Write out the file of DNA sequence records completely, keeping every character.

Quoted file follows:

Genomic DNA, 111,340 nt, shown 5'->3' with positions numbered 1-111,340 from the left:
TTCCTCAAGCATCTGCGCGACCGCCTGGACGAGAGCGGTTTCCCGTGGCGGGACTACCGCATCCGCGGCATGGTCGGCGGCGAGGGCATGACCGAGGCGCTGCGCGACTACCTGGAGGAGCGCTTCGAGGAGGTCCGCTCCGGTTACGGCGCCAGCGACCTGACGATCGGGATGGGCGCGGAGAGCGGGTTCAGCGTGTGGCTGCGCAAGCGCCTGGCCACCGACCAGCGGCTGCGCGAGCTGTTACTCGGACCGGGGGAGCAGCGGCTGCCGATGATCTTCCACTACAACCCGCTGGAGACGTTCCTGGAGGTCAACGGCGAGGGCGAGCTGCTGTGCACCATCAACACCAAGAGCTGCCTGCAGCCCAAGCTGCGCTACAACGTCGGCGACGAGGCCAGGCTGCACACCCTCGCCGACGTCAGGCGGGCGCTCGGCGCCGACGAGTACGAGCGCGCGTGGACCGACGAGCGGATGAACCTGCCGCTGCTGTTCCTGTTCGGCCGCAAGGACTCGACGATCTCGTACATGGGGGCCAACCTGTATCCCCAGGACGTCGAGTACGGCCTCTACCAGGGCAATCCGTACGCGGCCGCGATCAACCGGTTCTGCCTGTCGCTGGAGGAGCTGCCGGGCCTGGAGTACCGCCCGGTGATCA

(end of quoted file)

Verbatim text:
Genomic DNA, 111,340 nt, shown 5'->3' with positions numbered 1-111,340 from the left:
TTCCTCAAGCATCTGCGCGACCGCCTGGACGAGAGCGGTTTCCCGTGGCGGGACTACCGCATCCGCGGCATGGTCGGCGGCGAGGGCATGACCGAGGCGCTGCGCGACTACCTGGAGGAGCGCTTCGAGGAGGTCCGCTCCGGTTACGGCGCCAGCGACCTGACGATCGGGATGGGCGCGGAGAGCGGGTTCAGCGTGTGGCTGCGCAAGCGCCTGGCCACCGACCAGCGGCTGCGCGAGCTGTTACTCGGACCGGGGGAGCAGCGGCTGCCGATGATCTTCCACTACAACCCGCTGGAGACGTTCCTGGAGGTCAACGGCGAGGGCGAGCTGCTGTGCACCATCAACACCAAGAGCTGCCTGCAGCCCAAGCTGCGCTACAACGTCGGCGACGAGGCCAGGCTGCACACCCTCGCCGACGTCAGGCGGGCGCTCGGCGCCGACGAGTACGAGCGCGCGTGGACCGACGAGCGGATGAACCTGCCGCTGCTGTTCCTGTTCGGCCGCAAGGACTCGACGATCTCGTACATGGGGGCCAACCTGTATCCCCAGGACGTCGAGTACGGCCTCTACCAGGGCAATCCGTACGCGGCCGCGATCAACCGGTTCTGCCTGTCGCTGGAGGAGCTGCCGGGCCTGGAGTACCGCCCGGTGATCA